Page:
Big name companies starting their own apprenticeship programmes lends legitimacy to the government’s reforms, according to the founder of a leading apprenticeship company.
Apprenticeships being offered by “household name” companies are one of the successes of the government’s apprenticeship reforms.
Angela Middleton, founder and owner of MiddletonMurray, an apprenticeship training provider and levy consultancy company, said there is much to feel positive about with the apprenticeship levy if you look at the “bigger picture”.
Big household names launching their own apprenticeships could give the programme the boost it needs, she added. “So many large companies are putting together apprenticeship programmes. This helps give apprenticeships recognition to parents and teachers who have a ‘fixed view of success,'” she added. “It’s an extremely viable route – a lot more young people want to complete an apprenticeship instead of going to university.”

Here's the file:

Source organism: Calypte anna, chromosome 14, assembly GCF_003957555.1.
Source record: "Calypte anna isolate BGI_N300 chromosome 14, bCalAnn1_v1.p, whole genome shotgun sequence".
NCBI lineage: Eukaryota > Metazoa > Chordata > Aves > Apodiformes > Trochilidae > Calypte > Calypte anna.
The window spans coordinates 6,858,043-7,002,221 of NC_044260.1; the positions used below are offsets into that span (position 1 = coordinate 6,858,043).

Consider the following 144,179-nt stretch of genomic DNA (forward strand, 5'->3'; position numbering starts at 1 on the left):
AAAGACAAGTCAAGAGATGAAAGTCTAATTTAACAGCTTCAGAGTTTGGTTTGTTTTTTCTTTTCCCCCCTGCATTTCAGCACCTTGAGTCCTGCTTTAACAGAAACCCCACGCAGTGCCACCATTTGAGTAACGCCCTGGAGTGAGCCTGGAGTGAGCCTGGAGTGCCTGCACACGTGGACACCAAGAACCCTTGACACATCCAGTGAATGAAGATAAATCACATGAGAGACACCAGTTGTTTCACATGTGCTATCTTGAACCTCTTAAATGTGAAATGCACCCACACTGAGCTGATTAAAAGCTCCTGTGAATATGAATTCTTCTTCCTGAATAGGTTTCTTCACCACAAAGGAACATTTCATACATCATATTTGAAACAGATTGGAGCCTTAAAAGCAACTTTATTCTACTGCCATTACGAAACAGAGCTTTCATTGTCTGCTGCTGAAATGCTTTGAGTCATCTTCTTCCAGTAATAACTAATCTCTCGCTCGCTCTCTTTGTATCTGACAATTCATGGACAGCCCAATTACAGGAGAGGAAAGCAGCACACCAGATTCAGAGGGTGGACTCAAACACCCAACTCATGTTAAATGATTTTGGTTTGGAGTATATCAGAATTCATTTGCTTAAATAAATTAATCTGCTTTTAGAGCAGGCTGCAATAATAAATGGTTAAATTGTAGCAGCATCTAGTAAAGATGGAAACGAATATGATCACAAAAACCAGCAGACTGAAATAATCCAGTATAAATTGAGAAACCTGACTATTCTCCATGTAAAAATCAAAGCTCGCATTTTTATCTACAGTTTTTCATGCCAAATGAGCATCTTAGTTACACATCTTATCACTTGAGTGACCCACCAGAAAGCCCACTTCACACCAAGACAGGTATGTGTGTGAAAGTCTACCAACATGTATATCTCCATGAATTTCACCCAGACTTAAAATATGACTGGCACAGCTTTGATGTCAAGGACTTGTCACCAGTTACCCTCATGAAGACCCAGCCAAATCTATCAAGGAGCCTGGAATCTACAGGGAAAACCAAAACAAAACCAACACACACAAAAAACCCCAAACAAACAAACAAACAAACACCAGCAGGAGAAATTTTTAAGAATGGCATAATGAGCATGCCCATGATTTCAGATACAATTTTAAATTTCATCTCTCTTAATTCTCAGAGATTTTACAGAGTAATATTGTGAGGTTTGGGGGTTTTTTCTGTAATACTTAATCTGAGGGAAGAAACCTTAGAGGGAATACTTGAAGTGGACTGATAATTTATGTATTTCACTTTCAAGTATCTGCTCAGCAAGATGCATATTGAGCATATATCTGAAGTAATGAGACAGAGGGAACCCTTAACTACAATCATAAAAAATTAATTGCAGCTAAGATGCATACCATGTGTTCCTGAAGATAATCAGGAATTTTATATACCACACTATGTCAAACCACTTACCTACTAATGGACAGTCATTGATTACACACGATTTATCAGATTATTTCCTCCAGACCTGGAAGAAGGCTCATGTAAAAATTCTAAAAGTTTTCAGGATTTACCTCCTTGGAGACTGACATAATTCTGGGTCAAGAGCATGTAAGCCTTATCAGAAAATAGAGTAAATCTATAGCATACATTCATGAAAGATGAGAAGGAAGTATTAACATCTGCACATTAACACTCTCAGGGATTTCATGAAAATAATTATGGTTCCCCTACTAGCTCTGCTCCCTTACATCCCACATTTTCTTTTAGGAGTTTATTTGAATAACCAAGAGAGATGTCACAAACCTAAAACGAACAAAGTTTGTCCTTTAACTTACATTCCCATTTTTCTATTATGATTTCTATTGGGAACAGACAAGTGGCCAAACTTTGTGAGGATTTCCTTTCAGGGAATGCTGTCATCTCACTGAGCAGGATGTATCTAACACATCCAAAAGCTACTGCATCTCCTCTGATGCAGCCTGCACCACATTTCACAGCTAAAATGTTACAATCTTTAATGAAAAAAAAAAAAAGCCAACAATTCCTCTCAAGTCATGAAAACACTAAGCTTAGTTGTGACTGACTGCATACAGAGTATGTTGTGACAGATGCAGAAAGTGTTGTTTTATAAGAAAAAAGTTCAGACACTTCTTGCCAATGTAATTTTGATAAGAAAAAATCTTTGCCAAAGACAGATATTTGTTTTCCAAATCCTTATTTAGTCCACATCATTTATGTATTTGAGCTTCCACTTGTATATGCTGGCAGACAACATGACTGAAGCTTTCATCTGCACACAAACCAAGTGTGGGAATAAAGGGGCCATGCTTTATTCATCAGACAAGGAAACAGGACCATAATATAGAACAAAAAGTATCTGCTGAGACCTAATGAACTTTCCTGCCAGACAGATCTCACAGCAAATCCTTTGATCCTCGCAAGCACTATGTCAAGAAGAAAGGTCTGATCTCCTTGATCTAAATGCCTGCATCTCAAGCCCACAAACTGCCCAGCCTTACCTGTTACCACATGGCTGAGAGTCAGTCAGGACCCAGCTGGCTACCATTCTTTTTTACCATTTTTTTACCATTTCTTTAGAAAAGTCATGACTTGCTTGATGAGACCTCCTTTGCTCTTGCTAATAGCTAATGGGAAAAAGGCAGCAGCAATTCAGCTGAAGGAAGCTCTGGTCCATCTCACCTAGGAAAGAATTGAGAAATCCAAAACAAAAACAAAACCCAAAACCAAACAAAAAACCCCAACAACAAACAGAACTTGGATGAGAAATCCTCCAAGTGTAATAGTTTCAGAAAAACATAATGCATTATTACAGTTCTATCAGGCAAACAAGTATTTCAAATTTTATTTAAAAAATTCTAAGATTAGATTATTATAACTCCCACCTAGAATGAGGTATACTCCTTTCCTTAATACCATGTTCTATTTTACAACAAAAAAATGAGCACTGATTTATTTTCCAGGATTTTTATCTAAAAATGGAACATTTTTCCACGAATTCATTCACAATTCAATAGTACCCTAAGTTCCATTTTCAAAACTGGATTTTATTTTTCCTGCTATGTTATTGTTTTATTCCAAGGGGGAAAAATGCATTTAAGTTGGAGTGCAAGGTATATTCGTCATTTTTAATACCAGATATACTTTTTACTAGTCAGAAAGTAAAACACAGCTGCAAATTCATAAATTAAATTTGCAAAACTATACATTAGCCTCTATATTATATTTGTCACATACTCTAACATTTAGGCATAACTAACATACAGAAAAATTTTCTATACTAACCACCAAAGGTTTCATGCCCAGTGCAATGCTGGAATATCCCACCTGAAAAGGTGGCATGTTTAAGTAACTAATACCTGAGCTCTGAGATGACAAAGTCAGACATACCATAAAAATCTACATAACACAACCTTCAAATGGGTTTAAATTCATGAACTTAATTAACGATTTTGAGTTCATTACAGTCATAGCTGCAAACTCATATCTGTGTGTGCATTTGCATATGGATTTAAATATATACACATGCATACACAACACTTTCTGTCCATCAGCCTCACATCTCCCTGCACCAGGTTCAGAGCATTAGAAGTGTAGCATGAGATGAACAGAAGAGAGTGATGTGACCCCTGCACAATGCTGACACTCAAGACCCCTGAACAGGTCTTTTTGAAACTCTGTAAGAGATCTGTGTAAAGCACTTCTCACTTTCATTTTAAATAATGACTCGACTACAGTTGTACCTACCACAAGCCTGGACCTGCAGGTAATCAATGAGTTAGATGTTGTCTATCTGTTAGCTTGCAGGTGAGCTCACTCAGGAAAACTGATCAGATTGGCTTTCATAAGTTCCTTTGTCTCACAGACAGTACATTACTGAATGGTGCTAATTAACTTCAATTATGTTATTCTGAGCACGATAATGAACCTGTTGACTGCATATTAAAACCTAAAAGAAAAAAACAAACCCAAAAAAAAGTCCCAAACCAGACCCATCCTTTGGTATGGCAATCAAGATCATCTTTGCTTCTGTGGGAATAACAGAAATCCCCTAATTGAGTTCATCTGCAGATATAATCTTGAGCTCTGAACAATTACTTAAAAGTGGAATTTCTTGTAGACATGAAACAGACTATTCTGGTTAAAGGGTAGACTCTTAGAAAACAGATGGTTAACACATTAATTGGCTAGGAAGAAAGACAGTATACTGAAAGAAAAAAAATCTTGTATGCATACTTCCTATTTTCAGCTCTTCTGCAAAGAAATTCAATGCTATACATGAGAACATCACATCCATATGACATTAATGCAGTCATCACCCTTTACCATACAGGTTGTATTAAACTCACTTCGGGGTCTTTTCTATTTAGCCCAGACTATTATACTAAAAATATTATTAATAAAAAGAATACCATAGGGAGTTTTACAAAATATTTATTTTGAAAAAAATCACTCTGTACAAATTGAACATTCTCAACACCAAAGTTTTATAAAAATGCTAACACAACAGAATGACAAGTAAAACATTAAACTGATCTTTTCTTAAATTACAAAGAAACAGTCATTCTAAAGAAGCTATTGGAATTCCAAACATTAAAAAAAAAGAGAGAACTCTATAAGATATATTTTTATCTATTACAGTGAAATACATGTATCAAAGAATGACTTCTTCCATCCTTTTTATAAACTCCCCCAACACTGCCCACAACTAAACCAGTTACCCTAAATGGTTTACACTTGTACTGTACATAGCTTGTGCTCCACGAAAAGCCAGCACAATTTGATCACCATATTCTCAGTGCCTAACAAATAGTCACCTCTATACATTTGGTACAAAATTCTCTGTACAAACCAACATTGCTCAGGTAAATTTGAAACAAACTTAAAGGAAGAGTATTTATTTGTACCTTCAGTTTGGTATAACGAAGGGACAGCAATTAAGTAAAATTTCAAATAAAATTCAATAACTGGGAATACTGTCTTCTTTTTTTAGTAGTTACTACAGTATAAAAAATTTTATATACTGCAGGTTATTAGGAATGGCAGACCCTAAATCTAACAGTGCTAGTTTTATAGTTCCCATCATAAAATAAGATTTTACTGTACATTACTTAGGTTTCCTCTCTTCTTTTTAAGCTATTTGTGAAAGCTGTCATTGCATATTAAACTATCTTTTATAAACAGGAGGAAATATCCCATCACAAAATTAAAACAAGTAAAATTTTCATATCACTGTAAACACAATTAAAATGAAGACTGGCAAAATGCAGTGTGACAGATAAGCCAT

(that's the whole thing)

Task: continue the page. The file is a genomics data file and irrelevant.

‘Big four’ offering apprenticeships
Some of the most sought after graduate employers were now offering higher and degree apprenticeships for school leavers, added Ms Middleton, explaining firms were all looking to recruit the best talent. Apprenticeships were a great way to do that, she said.
Ms Middleton added: “We need to increase productivity in the UK and to do that you have to upskill people. It’s quite clear there is a shortage of skills and there are new kind of jobs appearing on jobs boards with new sets of skills.”
Small and medium sized enterprises (SME) were ready to embrace apprenticeships, Ms Middleton said, but first they need to be told about the reforms. “Most businesses would love to get their hands on different types of talent. It’s a way to access young talent and bring it into your business.”
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